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people go we take exception to what he has done? larry: that is a great question. i'm not sure. i think for the real core of the trump backers, he can do absolutely nothing. he could ask them to do anything, go anywhere and they would follow. however, he got 46% of the vote. his core is somewhere between 30 and 35%. not all of them are cult members, but they are his core. what about that additional 11% that voted for him? they were republicans by embarrassed him -- embarrassed by him but did not much like him. they voted for him because they did not want hillary clinton to become president. those are the people who are peeling off. julie: he also mentioned the wall, last night. it is clearly a sensitive subject. he says if we have to close down the government, we are building
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that wall. how seriously should we take him? larry: a lot of it was playing to the audience. how many times has he said no and these on x or y next day he compromises. this is a president who changes his mind frequently and does not acknowledge changing his mind. knows, what are the odds he will insist on this? i find it hard to believe he will shut down the government or permit the government to shut down as he does not get the money he wants because i don't think he is going to get it. if you -- if he is seen as the cause of the government shutting down, i think he will pay at least a bigger price as the congress will. julie: what about congress? what about rumors of the tensions we have seen with president donald trump between mitch mcconnell as well? how do they fix their
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relationship and how do you think that -- impacts their ability to enact policy like tax reform? larry: it is a business relationship and this one is fraying. i like to say in the beginning, it was a decent arranged marriage and now we are starting to see rocky miss, but they are not yet at the attorney handling the divorce. they are not at the office, yet. it can come by together. mitch mcconnell is a committed conservative from kentucky. he has supported many of the things trump ran on. he is going to continue to work toward that agenda because it is a conservative agenda. he does not like -- he is not have to like donald trump -- he does not have to like donald trump. he does not have to spend free time with donald trump, but he does have to work on his agenda. i don't know how seriously to
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take this. the leadership in congress has been willing to criticize trump, mainly privately, occasionally publicly but then they go right back and vote for whatever he wants. julie: larry, great to get your insight. larry sabato, director of the center for politics at the university of virginia. up next, we are waiting for comments from paul ryan in oregon. this is bloomberg. ♪
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vonnie: this is bloomberg markets: -- julie: this is bloomberg markets: the trump economy. house speaker paul ryan -- paul ryan just putting to speak in oregon. let's listen in. worse is ifhat is we are successful like intel
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clearly is, in being a global company and making money by selling goods and services overseas, they can bring those profits back into this country and reinvest it in jobs and manufacturing in america for many reasons but chief among them because of our tax code. we have $3 trillion of american profits arced oversees the cannot come back because of our tax laws. we have to get these tax rates down. the average tax rate on countries in the world is 2.5%. when we are taxing american businesses 35%, that makes us very uncompetitive. if we get our tax rates down on all of our businesses, then we can be far more globally competitive and we can make it make more sense to keep our companies based in america. that means headquarter stay here. when headquarters stay here, the attachment to the community stays here.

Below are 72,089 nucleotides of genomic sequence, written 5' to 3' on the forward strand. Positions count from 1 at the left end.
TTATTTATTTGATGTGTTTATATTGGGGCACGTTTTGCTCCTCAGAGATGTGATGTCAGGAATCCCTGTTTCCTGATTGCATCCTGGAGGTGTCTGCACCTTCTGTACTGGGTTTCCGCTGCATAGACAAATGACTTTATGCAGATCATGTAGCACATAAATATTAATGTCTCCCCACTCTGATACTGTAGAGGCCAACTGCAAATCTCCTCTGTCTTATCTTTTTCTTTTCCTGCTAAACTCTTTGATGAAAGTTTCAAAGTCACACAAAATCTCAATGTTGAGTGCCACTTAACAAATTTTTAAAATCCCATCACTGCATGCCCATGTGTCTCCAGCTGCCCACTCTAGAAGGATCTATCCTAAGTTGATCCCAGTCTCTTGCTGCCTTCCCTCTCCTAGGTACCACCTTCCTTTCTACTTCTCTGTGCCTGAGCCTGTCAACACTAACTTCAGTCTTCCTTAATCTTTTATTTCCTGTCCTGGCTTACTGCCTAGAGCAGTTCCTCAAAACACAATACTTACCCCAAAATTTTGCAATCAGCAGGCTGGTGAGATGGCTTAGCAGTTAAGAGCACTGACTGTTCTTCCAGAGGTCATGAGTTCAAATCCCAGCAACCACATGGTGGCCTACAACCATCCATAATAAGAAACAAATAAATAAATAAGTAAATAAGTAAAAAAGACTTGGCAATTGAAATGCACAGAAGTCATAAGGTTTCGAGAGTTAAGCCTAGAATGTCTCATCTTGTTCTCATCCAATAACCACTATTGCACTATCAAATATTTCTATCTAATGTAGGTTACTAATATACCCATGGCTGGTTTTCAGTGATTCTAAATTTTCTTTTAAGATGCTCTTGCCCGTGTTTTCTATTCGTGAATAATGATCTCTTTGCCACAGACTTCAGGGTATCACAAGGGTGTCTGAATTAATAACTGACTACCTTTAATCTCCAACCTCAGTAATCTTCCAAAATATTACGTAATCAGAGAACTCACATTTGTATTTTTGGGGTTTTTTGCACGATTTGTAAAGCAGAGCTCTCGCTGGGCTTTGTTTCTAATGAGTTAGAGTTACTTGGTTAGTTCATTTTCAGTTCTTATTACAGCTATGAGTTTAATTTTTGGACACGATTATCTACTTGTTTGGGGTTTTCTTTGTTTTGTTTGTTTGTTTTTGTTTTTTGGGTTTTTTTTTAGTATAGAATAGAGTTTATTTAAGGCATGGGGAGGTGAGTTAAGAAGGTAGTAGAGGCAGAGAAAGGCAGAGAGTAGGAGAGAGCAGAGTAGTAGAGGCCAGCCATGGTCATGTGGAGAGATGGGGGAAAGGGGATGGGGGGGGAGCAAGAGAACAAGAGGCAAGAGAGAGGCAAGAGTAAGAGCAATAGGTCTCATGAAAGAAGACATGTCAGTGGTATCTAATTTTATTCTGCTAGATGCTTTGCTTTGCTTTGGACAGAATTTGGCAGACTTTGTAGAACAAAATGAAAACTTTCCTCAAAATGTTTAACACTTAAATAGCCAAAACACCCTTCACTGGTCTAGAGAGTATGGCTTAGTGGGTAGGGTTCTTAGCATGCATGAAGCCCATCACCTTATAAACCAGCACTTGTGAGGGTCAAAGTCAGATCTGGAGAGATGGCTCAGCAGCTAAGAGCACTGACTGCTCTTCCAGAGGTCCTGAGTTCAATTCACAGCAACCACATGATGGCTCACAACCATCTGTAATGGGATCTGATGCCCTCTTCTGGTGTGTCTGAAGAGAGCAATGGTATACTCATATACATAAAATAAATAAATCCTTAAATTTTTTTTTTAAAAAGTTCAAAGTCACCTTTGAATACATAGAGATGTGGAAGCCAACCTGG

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the boys and girls club gets more funding. united way and local churches and charities get more community support like you do in portland. there are lots of reasons why we want to make sure that american companies stay in america but we want them to be able to make things here and export them all around the world. one of the things we all sought to do is create incentives for businesses to expand more plant and equipment. you spend $10 billion a year on capital equipment building these factories. do you spend $12.7 million a year on r&d. important think it is that more of that occurs in this country so that we can make things here and export them all around the world. that is what we are trying to achieve when we talk about tax reform. under the thing is fairness. as people and families and workers, we don't really have a
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system that is fair. one of the reasons is it is we do leak obligated. you can sit next to your next-door neighbor, have the same income and pager medically different taxes because of all the different loopholes and carveouts in the tax code upwant to clean this thing to make it simple and fair. condense all these redundant loopholes. get rid of a lot of these bizarre special -- special interest carveouts and lower people's tax rates. the philosophy in the tax code in washington today is send your money to washington and limit -- if we approve, we will that you get some of it back. it is actually kind of condescending. we want to clean this up, simplify it so you can fill out your taxes on a postcard. you don't have to hire an accountant to do your taxes. how many of you sort of dread april 15 because you don't really know what to expect?